The Montgomery County Council has unanimously reached tentative agreement on a $4.6 billion total County operating budget for Fiscal Year 2013 which reflects a 5.6% increase over the approved FY12 budget.
In summary, priorities cited are Schools, Montgomery College, Public Safety and a ‘Safety Net.’ Property taxes are below the Charter limit, and there is a $692 tax credit for homeowners. Library funding and Police staffing are both increased, while the Energy Tax increase is reduced by 10%.
The Council is scheduled to formally adopt the FY13 operating budget and the Fiscal Years 2013-18 six-year Capital Improvements Program on May 24.
The budget becomes effective July 1.
See details on the budget.
Read Council President Berliner’s comments on the budget.
View President Berliner’s reaction on YouTube.
The Recommended FY13 Operating Budget that County Executive Ike Leggett has sent to the County Council strategically restores some of the most critical and important services that were cut back dramatically over the past five years during a time of unprecedented budget challenges. His approach to this budget attempts to balance the backlog of resident needs with the County’s new economic reality.
Totaling $4.56 billion, the budget focuses on Leggett’s priorities to fully fund education, increase strategic investments in public safety and the safety net for the most vulnerable, and restore some hours for libraries and services for recreation centers, while maintaining his prudent policies that have put the County on the road to a sustainable economic future.
The budget keeps property tax revenue at current levels by recommending a level below the Charter limit, increases reserves to the policy level of $300.2 million, allocates funding for PAYGO at 10 percent of planned general obligation bond issue and increases funding for retiree health benefits by $61 million to meet commitments for 2015 made to rating agencies.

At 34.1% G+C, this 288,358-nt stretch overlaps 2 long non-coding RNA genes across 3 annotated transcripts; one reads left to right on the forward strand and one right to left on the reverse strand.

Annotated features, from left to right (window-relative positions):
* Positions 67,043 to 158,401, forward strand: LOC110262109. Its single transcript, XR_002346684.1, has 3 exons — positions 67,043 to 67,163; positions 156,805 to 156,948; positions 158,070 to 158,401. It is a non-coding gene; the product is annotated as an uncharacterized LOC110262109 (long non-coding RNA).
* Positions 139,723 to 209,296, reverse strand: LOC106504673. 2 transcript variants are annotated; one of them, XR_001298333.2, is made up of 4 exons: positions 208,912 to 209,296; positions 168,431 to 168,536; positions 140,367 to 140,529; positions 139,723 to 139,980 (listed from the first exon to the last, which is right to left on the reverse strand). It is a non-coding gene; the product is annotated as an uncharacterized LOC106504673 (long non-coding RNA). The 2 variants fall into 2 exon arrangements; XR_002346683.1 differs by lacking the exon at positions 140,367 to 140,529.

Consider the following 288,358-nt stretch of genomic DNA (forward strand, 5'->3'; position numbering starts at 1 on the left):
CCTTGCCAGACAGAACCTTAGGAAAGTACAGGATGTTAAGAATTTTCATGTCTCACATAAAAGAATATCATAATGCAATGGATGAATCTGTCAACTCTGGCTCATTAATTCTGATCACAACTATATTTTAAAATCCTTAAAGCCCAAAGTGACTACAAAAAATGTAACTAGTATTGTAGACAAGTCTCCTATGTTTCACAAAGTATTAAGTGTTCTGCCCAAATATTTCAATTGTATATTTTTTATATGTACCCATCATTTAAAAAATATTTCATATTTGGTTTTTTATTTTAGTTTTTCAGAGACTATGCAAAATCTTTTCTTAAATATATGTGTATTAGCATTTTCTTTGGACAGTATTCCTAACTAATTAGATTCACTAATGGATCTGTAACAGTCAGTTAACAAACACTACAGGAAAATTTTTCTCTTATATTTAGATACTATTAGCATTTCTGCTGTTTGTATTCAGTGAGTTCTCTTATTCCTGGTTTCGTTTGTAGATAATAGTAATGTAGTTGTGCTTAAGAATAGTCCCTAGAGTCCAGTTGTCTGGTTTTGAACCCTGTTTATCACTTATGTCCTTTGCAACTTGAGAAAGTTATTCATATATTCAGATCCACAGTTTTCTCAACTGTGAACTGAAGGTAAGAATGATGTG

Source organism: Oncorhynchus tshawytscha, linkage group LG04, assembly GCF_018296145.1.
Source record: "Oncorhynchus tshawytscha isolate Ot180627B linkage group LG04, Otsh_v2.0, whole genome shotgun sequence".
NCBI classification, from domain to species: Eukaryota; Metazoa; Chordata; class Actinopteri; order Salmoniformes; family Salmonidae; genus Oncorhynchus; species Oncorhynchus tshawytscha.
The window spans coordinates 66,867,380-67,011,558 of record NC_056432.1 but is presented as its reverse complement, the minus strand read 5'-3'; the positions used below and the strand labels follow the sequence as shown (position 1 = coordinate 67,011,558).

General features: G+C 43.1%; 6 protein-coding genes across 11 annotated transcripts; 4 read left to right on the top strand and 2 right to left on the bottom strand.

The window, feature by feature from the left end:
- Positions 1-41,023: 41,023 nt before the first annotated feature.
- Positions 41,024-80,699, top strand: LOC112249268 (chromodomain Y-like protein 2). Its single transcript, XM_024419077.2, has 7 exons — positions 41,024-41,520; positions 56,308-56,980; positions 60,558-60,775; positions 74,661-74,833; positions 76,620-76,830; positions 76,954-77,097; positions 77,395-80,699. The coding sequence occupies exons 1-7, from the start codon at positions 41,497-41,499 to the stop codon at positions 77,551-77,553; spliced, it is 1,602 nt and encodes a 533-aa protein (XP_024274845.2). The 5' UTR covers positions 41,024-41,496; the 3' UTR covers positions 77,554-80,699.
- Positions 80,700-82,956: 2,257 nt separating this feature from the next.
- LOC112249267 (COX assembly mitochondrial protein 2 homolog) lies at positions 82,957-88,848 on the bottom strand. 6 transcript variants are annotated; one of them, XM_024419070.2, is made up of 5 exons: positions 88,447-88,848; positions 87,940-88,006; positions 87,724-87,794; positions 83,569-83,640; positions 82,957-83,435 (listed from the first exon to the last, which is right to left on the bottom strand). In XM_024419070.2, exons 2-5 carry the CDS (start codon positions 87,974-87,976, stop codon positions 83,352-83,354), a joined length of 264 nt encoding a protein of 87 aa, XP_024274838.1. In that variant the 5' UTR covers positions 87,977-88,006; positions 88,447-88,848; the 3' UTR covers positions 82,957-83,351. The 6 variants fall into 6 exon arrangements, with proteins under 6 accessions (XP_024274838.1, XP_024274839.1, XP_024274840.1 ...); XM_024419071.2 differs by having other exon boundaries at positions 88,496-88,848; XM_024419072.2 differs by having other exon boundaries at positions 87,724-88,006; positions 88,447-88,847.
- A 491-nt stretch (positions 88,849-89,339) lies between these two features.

POSTED: Tuesday, March 20, 2012 | 3:00:00 AM
Responding to Montgomery County Executive Ike Leggett’s recommended Fiscal Year 2013 operating budget that was sent to the County Council on March 15, Council President Roger Berliner said:
“The County Executive has submitted his Fiscal Year 2013 Recommended Operating Budget at a time when Montgomery County is slowly emerging from the deep hole brought about by the Great Recession. As we look ahead to this next fiscal year, our Council must bear in mind the steps we have taken to put ourselves on a sustainable path into the future as we make strategic restorations to County services that have sustained deep, deep cuts.
“I commend the County Executive and his staff for submitting a sound budget. It is an excellent framework for the Council as we enter budget deliberations and reflects our shared commitment to being careful stewards of our County’s resources. We will approach this year’s budget with cautious optimism and prudent judgment as we balance the wide array of County needs before us.”
POSTED: Tuesday, March 20, 2012 | 2:00:00 AM
The County Council will hold a series of public hearings on the recommended FY13 Operating Budget from April 10 to 12 in the Council Office Building, 100 Maryland Ave., Rockville, in the 3rd floor Hearing Room according to the following schedule:
- April 10 – 7 p.m.
- Apr 11 and 12 -- 1:30 p.m. and 7 p.m. both days
Residents wishing to speak should call 240-777-7803 to sign up. Testimony also can be submitted via email at email@example.com, via regular mail to: County Council, 100 Maryland Ave., Rockville MD 20850, or by calling the Council’s budget hotline at 240-777-7802.
The Council must pass an Operating Budget for FY13 by June 1.
POSTED: Tuesday, March 20, 2012 | 1:00:00 AM
The public is invited to attend a briefing on Monday, March 19 to discuss the County Executive’s FY 2013 Recommended Operating Budget for the Department of Health and Human Services. The event will begin at 6 p.m. in the auditorium of the Children’s Resource Center, 332 West Edmonston Dr. in Rockville. Free parking is available.
Department of Health and Human Services Director Uma Ahluwalia and senior leadership staff will brief attendees on the department’s portion of the recommended budget.
To request sign language interpreter services or other assistance to participate in this meeting, call Alma Laxa at 240-777-1211 (voice), 240-777-1295 (TTY) or email to firstname.lastname@example.org by March 14.
POSTED: Wednesday, March 14, 2012 | 3:00:00 AM
County Executive Ike Leggett will release his Recommended Operating Budget for FY 13 on March 15 at noon at the Executive Office Building lobby level auditorium in Rockville.